We also saw some Grouse as well as lots of ducks and although they have bear issues here, so they said, we did not see any bears.

We did drive just outside the Park and just before the gate was a nice spot that we stopped at a few times. We kept driving and just outside the gate we found an old dirt road that we drove down to see what was there.

Down the highway a ways, I think we were on the way to Chapleau, we spotted these signs on the side of the highway.

So that was our time at Wakami Provincial Park, I really liked it here, I don’t know why. Probably because we were in the middle of nowhere lol. But now it’s on to Fairbanks Provincial Park!

8 thoughts on “Wakami Lake Provincial Park – Summer 2021”

  1. Lots of lovely photos in this post, the park looks beautiful. I had no idea that these cute dragonflies are cannibals! Yuck. It’s so interesting that the rivers all flow to the Atlantic or to the Arctic! And, I agree that you better get some gas wherever you see a sign for it! You are basically in the middle of nowhere which is nice.

    Liked by 1 person

    1. It is nice, I love being in the middle of nowhere! lol This park was definitely beautiful and yes the dragonflies kinda creeped me out, I had no idea. Well I guess I did have an idea but to actually witness it, and you could hear him chewing, that was the worst part!

      Liked by 1 person

  2. That is chilly! I think it was over 80 degrees F. here today. Feels like spring! I like your tip on stopping for gas when you can. That is getting painful! 💵 Beautiful photos. Strange dragonflies. 😕 Safe travels!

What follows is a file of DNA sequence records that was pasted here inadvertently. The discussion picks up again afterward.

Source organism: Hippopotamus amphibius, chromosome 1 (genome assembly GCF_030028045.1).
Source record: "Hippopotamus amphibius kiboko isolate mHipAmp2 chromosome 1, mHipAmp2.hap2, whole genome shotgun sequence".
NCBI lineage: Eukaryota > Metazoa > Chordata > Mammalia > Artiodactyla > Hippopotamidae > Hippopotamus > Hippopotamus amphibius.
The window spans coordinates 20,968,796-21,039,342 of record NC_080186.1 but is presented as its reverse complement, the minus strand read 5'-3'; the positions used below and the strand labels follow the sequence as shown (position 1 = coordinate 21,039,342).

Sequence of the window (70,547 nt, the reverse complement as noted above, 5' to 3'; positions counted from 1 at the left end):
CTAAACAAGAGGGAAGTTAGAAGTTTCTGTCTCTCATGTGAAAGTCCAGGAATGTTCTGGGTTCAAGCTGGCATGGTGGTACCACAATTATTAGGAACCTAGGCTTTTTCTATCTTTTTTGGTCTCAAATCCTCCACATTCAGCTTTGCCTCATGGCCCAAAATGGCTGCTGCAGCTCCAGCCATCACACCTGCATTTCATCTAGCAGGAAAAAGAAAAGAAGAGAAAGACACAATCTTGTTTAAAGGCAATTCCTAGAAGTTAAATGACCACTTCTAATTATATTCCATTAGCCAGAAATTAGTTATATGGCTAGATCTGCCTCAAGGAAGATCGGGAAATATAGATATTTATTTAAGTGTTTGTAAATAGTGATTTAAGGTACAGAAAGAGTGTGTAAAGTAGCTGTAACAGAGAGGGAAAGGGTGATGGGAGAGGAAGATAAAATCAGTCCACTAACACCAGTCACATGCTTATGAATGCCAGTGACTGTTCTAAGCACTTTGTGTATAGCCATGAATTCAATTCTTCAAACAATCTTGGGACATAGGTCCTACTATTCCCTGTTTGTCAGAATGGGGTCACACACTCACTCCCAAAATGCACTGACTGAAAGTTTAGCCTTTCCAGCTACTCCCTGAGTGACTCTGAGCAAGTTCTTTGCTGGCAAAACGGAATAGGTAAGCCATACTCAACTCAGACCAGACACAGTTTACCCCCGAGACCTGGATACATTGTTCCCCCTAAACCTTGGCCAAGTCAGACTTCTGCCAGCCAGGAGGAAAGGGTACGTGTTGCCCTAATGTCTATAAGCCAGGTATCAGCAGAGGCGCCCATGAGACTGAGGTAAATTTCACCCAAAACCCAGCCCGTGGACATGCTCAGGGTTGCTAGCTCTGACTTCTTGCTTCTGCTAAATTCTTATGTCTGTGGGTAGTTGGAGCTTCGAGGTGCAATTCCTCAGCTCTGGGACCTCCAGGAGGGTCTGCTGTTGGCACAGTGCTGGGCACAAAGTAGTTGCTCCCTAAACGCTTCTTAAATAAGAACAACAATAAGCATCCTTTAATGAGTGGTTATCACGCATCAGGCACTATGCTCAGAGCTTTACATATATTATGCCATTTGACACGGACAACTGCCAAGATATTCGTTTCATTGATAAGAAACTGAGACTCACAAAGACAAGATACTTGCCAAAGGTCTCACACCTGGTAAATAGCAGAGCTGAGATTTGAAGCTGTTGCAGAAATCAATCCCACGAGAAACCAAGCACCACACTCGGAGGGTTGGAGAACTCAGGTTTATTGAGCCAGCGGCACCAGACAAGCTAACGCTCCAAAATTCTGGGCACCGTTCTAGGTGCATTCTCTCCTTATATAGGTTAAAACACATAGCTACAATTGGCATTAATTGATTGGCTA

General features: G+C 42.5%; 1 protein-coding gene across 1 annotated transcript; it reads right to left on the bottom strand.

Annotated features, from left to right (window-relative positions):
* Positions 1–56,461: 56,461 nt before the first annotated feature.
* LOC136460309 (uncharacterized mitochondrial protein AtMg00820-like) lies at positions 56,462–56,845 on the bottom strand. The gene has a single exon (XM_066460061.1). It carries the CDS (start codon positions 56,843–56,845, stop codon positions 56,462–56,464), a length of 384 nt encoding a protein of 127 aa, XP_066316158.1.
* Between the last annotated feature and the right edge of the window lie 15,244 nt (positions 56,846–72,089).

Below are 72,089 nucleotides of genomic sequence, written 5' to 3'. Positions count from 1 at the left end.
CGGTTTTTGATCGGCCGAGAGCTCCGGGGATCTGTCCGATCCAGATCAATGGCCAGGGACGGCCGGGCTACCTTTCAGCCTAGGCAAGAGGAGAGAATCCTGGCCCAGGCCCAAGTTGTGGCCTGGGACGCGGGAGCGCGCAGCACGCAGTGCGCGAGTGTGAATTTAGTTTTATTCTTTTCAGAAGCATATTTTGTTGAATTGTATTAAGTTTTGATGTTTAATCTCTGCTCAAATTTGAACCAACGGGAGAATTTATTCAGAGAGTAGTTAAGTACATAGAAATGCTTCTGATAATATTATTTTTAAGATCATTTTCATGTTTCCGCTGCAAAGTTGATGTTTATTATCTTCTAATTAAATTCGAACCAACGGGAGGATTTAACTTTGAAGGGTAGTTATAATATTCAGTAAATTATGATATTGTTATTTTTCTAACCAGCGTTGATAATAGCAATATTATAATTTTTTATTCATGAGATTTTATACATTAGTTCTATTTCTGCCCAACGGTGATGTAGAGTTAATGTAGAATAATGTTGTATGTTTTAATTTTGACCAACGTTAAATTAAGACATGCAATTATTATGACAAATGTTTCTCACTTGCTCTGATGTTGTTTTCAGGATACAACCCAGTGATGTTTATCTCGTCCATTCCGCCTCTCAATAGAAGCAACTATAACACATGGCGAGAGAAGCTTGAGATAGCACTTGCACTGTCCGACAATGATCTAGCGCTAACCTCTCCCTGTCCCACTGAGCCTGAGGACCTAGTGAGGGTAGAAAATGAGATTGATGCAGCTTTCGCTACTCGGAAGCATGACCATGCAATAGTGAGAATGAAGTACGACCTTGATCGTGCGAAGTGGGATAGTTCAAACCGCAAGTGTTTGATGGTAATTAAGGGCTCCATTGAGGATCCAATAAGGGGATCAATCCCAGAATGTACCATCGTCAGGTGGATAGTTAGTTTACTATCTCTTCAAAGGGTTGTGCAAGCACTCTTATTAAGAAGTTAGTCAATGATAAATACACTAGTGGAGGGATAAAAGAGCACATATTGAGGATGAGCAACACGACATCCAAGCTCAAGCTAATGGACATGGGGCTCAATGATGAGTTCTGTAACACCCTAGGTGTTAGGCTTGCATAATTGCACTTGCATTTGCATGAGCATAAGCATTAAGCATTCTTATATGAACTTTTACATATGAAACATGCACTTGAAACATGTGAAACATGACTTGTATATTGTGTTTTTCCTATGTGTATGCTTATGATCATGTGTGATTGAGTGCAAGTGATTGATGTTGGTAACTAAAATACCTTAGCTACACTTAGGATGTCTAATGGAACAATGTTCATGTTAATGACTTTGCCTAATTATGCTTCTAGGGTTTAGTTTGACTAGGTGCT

Liked by 1 person

  3. I liked your campsite with the private shoreline and your own ducks Susan. 🙂 I love ducks too, always sociable and good for taking photos of, as they don’t fly off the handle like geese or swans. Trum does get around doesn’t he? I liked both of your pictures near the sign for the Atlantic watershed. I hope they preserve the logging equipment and don’t let it rust any further as it is a nice historical tour of a logging camp. Interesting big equipment that they used. The dragonflies – ugh. That behavior surprises me as much as when I learned not to put hummingbird feeders too close to bushes because praying mantises can hide and attack hummingbirds – the mantis decapitates the hummingbird. Having never seen a praying mantis, I was horrified and amazed at such a feat.

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    1. I loved that campsite! It was such a lovely spot and the ducks were very friendly. haha yes Trum does get around, we get a kick out of him. It makes me sad to think that all the displays will be left to rust and rot, hopefully they maintain that trail and all the displays, its’ a great part of history. Yes I was shocked about the dragonflies, eating each other like that, gruesome indeed. I didn’t know that about hummingbirds either, poor little things.

      Liked by 1 person

      1. Trum is a cutie – makes me smile. Yes, the logging machines/apparatus would be as interesting now as 50 years from now. People like history that they see and touch and learn about that way. Nature is cruel and gruesome sometime … sometimes you just can’t “unsee” things either.